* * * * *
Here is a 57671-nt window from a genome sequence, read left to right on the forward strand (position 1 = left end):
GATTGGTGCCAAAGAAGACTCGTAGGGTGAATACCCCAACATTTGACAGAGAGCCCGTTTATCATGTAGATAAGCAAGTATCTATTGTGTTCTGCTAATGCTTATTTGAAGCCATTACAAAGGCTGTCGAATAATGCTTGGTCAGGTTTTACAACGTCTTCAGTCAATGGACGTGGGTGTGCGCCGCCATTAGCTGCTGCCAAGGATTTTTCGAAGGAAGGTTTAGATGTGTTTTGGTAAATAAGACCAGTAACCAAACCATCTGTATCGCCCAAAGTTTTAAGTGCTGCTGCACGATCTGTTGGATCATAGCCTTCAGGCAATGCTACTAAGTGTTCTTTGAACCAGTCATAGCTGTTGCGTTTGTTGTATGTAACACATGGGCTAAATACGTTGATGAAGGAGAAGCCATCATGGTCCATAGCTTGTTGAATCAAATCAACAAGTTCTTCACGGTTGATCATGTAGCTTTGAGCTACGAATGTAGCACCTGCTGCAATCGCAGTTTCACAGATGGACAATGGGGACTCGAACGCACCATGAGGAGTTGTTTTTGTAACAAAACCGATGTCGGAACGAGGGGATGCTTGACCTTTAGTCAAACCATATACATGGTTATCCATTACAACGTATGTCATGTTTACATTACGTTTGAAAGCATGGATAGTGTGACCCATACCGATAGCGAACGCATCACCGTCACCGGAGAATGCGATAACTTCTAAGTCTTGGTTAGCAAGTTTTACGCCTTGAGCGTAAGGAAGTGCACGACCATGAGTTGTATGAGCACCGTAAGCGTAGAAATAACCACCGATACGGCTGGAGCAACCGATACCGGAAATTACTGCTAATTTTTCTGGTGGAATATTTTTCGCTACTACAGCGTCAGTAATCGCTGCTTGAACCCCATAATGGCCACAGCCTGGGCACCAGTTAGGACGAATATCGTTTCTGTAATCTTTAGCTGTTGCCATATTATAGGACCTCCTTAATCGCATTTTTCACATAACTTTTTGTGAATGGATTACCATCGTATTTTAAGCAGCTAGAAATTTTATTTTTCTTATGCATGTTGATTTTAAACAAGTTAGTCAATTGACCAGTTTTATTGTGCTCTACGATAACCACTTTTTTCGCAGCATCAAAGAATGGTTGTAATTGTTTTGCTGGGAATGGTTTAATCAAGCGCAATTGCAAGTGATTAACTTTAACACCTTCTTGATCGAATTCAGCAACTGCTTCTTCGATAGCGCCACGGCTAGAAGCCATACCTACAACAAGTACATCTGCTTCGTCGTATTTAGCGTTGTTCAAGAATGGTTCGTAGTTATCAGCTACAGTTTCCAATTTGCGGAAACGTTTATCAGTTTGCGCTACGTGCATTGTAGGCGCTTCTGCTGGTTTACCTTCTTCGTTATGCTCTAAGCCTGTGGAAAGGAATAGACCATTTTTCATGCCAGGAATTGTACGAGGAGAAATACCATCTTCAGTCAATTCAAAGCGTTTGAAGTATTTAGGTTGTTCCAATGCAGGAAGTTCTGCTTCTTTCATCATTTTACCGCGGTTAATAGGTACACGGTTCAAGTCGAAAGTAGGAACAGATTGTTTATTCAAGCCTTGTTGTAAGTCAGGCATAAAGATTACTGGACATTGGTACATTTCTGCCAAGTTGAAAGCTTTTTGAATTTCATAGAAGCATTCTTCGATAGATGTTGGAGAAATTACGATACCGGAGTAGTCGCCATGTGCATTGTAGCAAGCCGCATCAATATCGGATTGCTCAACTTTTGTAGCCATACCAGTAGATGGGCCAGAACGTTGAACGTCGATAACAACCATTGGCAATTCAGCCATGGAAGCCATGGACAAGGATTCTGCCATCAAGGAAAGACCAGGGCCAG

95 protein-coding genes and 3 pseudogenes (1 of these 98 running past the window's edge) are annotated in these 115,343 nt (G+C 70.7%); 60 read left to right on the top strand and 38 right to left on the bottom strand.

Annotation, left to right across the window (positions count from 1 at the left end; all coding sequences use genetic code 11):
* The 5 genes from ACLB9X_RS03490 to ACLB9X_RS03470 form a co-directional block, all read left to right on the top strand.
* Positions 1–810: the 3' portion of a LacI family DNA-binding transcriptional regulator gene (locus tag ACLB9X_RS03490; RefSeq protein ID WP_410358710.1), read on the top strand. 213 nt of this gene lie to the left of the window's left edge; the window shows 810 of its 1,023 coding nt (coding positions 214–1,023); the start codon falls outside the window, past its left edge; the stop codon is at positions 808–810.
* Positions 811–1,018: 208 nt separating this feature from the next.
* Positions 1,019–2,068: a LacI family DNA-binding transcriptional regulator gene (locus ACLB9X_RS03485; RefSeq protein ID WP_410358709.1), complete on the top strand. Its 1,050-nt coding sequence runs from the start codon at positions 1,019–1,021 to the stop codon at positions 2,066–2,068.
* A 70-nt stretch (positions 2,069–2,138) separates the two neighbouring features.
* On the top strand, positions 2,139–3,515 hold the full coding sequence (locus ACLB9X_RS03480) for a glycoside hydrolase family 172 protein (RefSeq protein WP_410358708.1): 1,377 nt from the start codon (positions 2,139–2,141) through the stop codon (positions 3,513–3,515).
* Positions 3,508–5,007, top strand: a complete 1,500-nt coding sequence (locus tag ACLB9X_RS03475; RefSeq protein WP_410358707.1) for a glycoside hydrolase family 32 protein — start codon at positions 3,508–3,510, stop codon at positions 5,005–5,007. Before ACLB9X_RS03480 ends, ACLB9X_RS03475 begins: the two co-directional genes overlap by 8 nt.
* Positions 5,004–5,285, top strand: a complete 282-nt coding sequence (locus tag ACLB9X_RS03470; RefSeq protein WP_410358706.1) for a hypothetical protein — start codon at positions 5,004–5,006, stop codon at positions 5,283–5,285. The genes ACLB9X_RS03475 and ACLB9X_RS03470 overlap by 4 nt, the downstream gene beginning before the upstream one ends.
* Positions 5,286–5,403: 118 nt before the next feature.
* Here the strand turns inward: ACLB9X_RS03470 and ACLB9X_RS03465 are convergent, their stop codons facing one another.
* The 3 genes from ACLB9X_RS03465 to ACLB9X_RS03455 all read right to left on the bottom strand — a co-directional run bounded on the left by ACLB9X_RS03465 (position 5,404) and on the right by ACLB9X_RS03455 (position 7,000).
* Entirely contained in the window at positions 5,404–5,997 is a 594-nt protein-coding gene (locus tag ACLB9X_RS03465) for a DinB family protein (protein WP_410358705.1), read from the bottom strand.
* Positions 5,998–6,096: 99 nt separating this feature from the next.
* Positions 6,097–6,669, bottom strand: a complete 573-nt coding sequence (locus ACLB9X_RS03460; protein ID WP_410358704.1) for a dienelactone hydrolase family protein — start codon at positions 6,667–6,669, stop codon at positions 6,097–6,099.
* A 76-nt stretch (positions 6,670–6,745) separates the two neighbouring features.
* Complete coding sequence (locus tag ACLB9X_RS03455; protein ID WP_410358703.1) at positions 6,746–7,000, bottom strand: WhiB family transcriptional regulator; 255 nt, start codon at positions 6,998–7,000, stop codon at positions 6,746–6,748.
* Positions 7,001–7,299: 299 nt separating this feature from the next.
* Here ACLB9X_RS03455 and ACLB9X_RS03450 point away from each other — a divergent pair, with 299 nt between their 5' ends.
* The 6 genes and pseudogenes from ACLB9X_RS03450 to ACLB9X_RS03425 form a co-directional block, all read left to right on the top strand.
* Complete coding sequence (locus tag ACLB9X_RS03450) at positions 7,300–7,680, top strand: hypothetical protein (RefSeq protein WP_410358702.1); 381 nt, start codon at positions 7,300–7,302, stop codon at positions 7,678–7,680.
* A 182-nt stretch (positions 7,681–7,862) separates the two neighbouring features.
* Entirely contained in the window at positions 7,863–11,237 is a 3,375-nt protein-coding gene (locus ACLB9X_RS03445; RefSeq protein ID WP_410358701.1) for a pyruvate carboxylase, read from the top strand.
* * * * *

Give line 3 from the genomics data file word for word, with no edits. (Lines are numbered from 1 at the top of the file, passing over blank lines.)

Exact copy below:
95 protein-coding genes and 3 pseudogenes (1 of these 98 running past the window's edge) are annotated in these 115,343 nt (G+C 70.7%); 60 read left to right on the top strand and 38 right to left on the bottom strand.